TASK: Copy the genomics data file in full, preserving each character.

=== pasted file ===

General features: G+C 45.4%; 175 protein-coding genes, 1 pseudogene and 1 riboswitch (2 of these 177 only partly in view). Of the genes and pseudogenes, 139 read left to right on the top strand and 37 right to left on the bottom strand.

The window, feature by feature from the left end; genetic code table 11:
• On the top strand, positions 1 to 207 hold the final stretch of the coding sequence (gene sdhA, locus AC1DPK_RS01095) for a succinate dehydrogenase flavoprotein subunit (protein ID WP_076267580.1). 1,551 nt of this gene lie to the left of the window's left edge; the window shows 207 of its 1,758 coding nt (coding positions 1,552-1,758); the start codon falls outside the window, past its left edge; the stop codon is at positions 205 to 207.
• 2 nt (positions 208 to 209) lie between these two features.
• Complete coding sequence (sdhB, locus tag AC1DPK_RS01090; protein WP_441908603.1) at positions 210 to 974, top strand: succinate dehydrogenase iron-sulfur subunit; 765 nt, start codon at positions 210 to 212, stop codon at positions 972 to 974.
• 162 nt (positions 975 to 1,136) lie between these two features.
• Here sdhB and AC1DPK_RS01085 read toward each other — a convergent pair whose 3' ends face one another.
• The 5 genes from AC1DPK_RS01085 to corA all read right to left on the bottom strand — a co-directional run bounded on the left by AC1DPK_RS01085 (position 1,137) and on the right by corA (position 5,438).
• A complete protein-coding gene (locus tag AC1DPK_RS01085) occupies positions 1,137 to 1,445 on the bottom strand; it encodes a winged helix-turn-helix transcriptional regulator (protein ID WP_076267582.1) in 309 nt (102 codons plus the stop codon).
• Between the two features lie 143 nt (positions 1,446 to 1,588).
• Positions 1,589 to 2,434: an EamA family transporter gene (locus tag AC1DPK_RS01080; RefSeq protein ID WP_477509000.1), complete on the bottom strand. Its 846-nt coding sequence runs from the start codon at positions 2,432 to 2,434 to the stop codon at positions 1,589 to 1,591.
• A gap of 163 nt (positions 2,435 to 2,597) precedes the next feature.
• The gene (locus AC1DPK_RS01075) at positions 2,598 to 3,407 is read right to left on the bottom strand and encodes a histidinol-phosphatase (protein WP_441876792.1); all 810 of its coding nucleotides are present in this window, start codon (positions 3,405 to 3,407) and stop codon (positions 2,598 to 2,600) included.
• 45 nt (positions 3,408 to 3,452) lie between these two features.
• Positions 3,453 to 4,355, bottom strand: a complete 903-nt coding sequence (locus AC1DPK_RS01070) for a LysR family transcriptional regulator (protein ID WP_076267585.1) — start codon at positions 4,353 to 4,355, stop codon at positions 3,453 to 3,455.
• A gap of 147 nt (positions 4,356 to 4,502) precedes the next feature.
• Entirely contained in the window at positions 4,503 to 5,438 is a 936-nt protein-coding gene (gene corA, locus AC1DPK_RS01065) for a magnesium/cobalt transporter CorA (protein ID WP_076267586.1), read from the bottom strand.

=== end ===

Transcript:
General features: G+C 45.4%; 175 protein-coding genes, 1 pseudogene and 1 riboswitch (2 of these 177 only partly in view). Of the genes and pseudogenes, 139 read left to right on the top strand and 37 right to left on the bottom strand.

The window, feature by feature from the left end; genetic code table 11:
• On the top strand, positions 1 to 207 hold the final stretch of the coding sequence (gene sdhA, locus AC1DPK_RS01095) for a succinate dehydrogenase flavoprotein subunit (protein ID WP_076267580.1). 1,551 nt of this gene lie to the left of the window's left edge; the window shows 207 of its 1,758 coding nt (coding positions 1,552-1,758); the start codon falls outside the window, past its left edge; the stop codon is at positions 205 to 207.
• 2 nt (positions 208 to 209) lie between these two features.
• Complete coding sequence (sdhB, locus tag AC1DPK_RS01090; protein WP_441908603.1) at positions 210 to 974, top strand: succinate dehydrogenase iron-sulfur subunit; 765 nt, start codon at positions 210 to 212, stop codon at positions 972 to 974.
• 162 nt (positions 975 to 1,136) lie between these two features.
• Here sdhB and AC1DPK_RS01085 read toward each other — a convergent pair whose 3' ends face one another.
• The 5 genes from AC1DPK_RS01085 to corA all read right to left on the bottom strand — a co-directional run bounded on the left by AC1DPK_RS01085 (position 1,137) and on the right by corA (position 5,438).
• A complete protein-coding gene (locus tag AC1DPK_RS01085) occupies positions 1,137 to 1,445 on the bottom strand; it encodes a winged helix-turn-helix transcriptional regulator (protein ID WP_076267582.1) in 309 nt (102 codons plus the stop codon).
• Between the two features lie 143 nt (positions 1,446 to 1,588).
• Positions 1,589 to 2,434: an EamA family transporter gene (locus tag AC1DPK_RS01080; RefSeq protein ID WP_477509000.1), complete on the bottom strand. Its 846-nt coding sequence runs from the start codon at positions 2,432 to 2,434 to the stop codon at positions 1,589 to 1,591.
• A gap of 163 nt (positions 2,435 to 2,597) precedes the next feature.
• The gene (locus AC1DPK_RS01075) at positions 2,598 to 3,407 is read right to left on the bottom strand and encodes a histidinol-phosphatase (protein WP_441876792.1); all 810 of its coding nucleotides are present in this window, start codon (positions 3,405 to 3,407) and stop codon (positions 2,598 to 2,600) included.
• 45 nt (positions 3,408 to 3,452) lie between these two features.
• Positions 3,453 to 4,355, bottom strand: a complete 903-nt coding sequence (locus AC1DPK_RS01070) for a LysR family transcriptional regulator (protein ID WP_076267585.1) — start codon at positions 4,353 to 4,355, stop codon at positions 3,453 to 3,455.
• A gap of 147 nt (positions 4,356 to 4,502) precedes the next feature.
• Entirely contained in the window at positions 4,503 to 5,438 is a 936-nt protein-coding gene (gene corA, locus AC1DPK_RS01065) for a magnesium/cobalt transporter CorA (protein ID WP_076267586.1), read from the bottom strand.